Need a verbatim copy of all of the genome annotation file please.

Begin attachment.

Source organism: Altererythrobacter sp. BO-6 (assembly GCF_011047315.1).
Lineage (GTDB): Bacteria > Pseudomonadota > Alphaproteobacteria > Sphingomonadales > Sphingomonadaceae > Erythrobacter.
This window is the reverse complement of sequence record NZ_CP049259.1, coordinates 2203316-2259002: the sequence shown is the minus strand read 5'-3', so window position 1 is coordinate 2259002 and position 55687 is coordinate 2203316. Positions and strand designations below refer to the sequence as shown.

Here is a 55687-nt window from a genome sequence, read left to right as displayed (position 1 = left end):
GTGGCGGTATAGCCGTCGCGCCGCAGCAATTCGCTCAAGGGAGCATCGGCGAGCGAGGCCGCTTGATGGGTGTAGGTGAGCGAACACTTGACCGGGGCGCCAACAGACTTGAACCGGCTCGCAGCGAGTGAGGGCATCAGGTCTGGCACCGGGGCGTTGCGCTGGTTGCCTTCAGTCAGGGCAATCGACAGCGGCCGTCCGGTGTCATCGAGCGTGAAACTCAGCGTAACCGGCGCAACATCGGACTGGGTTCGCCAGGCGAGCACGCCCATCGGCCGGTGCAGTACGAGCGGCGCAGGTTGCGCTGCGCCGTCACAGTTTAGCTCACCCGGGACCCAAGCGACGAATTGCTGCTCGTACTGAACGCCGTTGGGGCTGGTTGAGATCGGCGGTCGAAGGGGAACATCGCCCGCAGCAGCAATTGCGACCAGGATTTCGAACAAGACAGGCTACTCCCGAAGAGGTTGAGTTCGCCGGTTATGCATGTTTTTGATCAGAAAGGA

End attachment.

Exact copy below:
Source organism: Altererythrobacter sp. BO-6 (assembly GCF_011047315.1).
Lineage (GTDB): Bacteria > Pseudomonadota > Alphaproteobacteria > Sphingomonadales > Sphingomonadaceae > Erythrobacter.
This window is the reverse complement of sequence record NZ_CP049259.1, coordinates 2203316-2259002: the sequence shown is the minus strand read 5'-3', so window position 1 is coordinate 2259002 and position 55687 is coordinate 2203316. Positions and strand designations below refer to the sequence as shown.

Here is a 55687-nt window from a genome sequence, read left to right as displayed (position 1 = left end):
GTGGCGGTATAGCCGTCGCGCCGCAGCAATTCGCTCAAGGGAGCATCGGCGAGCGAGGCCGCTTGATGGGTGTAGGTGAGCGAACACTTGACCGGGGCGCCAACAGACTTGAACCGGCTCGCAGCGAGTGAGGGCATCAGGTCTGGCACCGGGGCGTTGCGCTGGTTGCCTTCAGTCAGGGCAATCGACAGCGGCCGTCCGGTGTCATCGAGCGTGAAACTCAGCGTAACCGGCGCAACATCGGACTGGGTTCGCCAGGCGAGCACGCCCATCGGCCGGTGCAGTACGAGCGGCGCAGGTTGCGCTGCGCCGTCACAGTTTAGCTCACCCGGGACCCAAGCGACGAATTGCTGCTCGTACTGAACGCCGTTGGGGCTGGTTGAGATCGGCGGTCGAAGGGGAACATCGCCCGCAGCAGCAATTGCGACCAGGATTTCGAACAAGACAGGCTACTCCCGAAGAGGTTGAGTTCGCCGGTTATGCATGTTTTTGATCAGAAAGGA